Talk:MYH16 gene

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I think it's worth mentioning that the smallness of jaws and the largeness of brains may not be related. The theory as I have usually heard it focuses on the width of the birth canal and claims that an unusually large-brained baby would have always been likely to have a troublesome birth up until the mutation for small jaws set in. But baby chimpanzees do not have especially large jaws, and if the jaw is even the widest part of the fetal head, it is so by a small margin. That is to say, humans and chimps develop differently with respect to jaw structure only long after birth, and the mutation for developing small jaws in itself would seem to have offered little additional space available for larger brains.

Could it be instead that the mutation happened by chance in a small isolated population, and then that caused humans to have trouble eating, so they had to learn to use fire to make their meat easier to chew? Or maybe fire came first, and then large jaws became unnecessary.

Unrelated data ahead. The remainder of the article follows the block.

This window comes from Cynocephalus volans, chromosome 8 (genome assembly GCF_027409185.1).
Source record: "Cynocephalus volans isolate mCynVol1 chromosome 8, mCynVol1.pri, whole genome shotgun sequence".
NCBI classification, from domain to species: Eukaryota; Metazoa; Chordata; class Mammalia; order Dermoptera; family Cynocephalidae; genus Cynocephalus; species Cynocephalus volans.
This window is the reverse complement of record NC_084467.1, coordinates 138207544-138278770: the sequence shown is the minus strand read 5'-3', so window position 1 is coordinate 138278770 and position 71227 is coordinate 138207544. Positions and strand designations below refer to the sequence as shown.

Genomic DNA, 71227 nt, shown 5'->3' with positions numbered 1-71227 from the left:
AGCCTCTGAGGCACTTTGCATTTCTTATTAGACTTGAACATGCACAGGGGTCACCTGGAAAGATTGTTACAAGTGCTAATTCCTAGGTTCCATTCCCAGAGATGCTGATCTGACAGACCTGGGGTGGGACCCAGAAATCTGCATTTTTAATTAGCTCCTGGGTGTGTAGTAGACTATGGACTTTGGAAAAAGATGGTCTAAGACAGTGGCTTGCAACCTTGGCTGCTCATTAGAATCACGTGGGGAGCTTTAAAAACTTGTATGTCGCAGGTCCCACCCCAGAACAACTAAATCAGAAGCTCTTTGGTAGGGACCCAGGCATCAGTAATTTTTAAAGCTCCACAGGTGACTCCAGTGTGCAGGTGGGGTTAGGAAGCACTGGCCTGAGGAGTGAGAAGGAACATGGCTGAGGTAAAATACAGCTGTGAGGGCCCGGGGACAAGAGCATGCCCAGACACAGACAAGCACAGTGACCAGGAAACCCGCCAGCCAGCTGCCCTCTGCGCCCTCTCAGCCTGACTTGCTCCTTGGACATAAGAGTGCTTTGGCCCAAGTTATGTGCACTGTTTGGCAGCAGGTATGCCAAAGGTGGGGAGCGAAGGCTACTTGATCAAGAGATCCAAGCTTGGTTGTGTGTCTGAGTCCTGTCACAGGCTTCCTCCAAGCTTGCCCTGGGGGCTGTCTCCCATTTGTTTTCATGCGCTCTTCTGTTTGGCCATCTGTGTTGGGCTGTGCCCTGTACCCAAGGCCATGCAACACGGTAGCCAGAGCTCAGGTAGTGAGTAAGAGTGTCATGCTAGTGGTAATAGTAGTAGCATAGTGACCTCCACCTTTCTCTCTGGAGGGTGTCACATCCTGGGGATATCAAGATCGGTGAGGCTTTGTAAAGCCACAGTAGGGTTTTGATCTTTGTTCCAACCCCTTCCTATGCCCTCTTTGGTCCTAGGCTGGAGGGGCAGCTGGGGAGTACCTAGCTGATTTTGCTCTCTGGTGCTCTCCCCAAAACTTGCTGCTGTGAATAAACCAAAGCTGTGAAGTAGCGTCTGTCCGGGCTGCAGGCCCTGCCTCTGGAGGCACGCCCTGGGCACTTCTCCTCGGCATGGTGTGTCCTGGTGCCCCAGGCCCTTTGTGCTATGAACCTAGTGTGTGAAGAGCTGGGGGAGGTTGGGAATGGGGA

Haplolology 17:14, 12 December 2006 (UTC)

It is too early to form any definitive conclusions. Fortunately for us, Carroll has said as much in print, so we don't have to commit original research to say so in the article. Kingdon (talk) 17:16, 31 January 2008 (UTC)


Not sure on the format for including Chromosome position, but... gives the locus as 7q22.1 Alexlaw65 (talk) 11:06, 15 December 2008 (UTC)

If you want a more informed opinion, I'd ask at Wikipedia talk:WikiProject Genetics, but at least for now I've put that link in as an external link. Some wikipedia articles have a lot of that sort of data in the article itself (perhaps in a big WP:Infobox like at PAX9), but I guess my view is that wikipedia writes articles, not databases, and that we should pick the most widely useful pieces of data and link to the rest externally (I surely do not know enough about genetics to say which is which for an article like this). Kingdon (talk) 01:32, 16 December 2008 (UTC)